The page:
My tea olives are like many other New Englanders; they go to warm places for the cold season. After months outside in my Connecticut garden, these little shrubs with the big perfume have come in from the chill.
I never would have known the tea olive (aka sweet olive, aka Osmanthus fragrans) would live happily indoors had it not been for the owner of an Asian art gallery in Atlanta. Years ago, I admired the sweet little olive plant inside the gallery she and her husband owned. Assuming it was indoors temporarily, I asked how long it had been inside the building which was geting medium light.
“Five years,” was the surprising answer.
That very day I dug two from my garden in Atlanta, where they were hardy, potted them and grew them indoors until we moved to New England seven years later. During that time the fragrance from the plants covered a lot more air space than the tiny white blooms would indicate.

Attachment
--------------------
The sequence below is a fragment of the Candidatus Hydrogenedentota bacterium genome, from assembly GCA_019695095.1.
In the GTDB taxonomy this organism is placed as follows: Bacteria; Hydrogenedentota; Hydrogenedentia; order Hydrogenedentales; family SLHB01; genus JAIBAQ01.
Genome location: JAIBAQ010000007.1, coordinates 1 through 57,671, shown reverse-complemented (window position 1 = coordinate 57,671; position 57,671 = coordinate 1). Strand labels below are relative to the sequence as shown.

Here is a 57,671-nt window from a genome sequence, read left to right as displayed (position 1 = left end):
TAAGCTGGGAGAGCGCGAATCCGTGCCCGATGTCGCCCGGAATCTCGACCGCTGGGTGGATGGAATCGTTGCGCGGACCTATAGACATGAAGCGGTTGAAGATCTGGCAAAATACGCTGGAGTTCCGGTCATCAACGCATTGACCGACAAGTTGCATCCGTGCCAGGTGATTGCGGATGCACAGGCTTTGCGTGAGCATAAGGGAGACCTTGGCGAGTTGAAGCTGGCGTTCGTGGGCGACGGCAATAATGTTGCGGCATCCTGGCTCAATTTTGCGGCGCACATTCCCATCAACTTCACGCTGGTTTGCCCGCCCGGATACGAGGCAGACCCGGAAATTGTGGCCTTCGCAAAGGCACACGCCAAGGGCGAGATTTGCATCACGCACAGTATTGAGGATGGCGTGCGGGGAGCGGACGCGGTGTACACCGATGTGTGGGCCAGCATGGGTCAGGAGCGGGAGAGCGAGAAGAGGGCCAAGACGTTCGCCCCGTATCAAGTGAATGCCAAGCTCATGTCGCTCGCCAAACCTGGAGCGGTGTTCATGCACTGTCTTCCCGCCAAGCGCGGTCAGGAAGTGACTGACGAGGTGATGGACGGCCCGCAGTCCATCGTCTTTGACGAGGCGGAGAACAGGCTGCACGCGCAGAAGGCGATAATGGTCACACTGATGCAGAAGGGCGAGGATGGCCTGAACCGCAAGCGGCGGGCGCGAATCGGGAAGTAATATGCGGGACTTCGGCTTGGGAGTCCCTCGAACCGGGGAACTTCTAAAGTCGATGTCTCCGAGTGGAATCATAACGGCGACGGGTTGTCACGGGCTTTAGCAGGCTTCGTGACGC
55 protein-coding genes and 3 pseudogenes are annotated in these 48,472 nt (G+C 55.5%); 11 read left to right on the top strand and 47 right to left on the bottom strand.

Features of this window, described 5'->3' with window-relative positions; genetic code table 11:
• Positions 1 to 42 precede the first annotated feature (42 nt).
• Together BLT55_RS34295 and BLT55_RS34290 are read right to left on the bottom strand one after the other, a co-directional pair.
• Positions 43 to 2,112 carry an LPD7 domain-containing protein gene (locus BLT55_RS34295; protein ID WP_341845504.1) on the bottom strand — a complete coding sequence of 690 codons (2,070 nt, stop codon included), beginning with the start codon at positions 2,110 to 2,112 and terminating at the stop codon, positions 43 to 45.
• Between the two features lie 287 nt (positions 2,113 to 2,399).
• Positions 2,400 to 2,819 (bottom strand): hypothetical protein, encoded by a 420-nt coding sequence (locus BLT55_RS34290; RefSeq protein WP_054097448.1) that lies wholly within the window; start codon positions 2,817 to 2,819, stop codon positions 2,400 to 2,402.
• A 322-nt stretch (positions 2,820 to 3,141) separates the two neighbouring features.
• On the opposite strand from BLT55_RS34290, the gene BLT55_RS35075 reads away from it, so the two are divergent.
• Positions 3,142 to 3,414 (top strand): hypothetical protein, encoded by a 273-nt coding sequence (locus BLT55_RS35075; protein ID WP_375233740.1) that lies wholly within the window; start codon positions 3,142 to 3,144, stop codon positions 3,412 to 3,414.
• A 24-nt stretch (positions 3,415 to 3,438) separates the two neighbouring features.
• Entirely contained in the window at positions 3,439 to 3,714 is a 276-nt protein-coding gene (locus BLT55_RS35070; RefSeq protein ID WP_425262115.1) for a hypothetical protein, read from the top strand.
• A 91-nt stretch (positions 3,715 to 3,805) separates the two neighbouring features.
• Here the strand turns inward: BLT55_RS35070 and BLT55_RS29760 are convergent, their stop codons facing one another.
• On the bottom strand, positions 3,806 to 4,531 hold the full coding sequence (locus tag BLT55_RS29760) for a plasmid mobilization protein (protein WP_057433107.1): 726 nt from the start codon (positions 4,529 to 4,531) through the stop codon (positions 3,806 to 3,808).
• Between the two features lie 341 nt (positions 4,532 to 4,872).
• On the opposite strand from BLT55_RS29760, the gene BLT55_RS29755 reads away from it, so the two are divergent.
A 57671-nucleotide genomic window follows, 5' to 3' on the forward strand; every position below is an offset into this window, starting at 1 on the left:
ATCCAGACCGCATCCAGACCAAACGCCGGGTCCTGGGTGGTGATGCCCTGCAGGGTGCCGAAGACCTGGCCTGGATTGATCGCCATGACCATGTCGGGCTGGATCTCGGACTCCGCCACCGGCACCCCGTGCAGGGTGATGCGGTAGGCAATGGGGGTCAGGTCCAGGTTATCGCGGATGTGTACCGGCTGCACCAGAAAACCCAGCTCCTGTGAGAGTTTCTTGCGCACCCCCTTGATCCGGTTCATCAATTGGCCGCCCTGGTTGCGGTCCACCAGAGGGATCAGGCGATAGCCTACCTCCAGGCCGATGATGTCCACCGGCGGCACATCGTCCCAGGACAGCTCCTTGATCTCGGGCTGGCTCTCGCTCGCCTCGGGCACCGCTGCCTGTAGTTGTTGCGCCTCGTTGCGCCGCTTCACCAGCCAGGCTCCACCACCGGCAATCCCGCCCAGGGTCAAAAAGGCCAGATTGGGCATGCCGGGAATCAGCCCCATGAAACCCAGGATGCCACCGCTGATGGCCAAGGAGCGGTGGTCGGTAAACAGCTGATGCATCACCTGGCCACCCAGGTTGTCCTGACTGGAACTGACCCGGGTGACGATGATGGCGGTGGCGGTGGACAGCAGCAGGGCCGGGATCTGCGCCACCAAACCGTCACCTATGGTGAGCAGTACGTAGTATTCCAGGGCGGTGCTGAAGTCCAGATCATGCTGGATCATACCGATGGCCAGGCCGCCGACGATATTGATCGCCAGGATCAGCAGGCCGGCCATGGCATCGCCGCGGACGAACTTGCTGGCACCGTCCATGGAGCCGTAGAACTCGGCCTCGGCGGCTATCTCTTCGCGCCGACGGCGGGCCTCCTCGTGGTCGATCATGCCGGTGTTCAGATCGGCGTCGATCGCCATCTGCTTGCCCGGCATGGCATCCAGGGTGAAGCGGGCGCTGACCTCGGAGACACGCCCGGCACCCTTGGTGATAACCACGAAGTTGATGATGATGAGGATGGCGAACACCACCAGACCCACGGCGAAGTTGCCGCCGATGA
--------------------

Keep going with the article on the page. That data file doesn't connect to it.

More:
Here in colder climes that has not changed; with only one or two blooms, the living room is lit sweetly, especially in the morning when temperatures shift from low to higher. As the season goes on and that overnight shift becomes more dramatic, so will the bloom production – and the perfume.
How welcome it will be as the unnaturally heated air enjoys less and less recycling. Sweet olive, along with other fragrant bloomers, will bring a good dose of nature’s good smells to the house, along with a natural soothing.
What this plant is is aromatherapy. I’m sure glad I can get it here because wintering in Florida is not an option.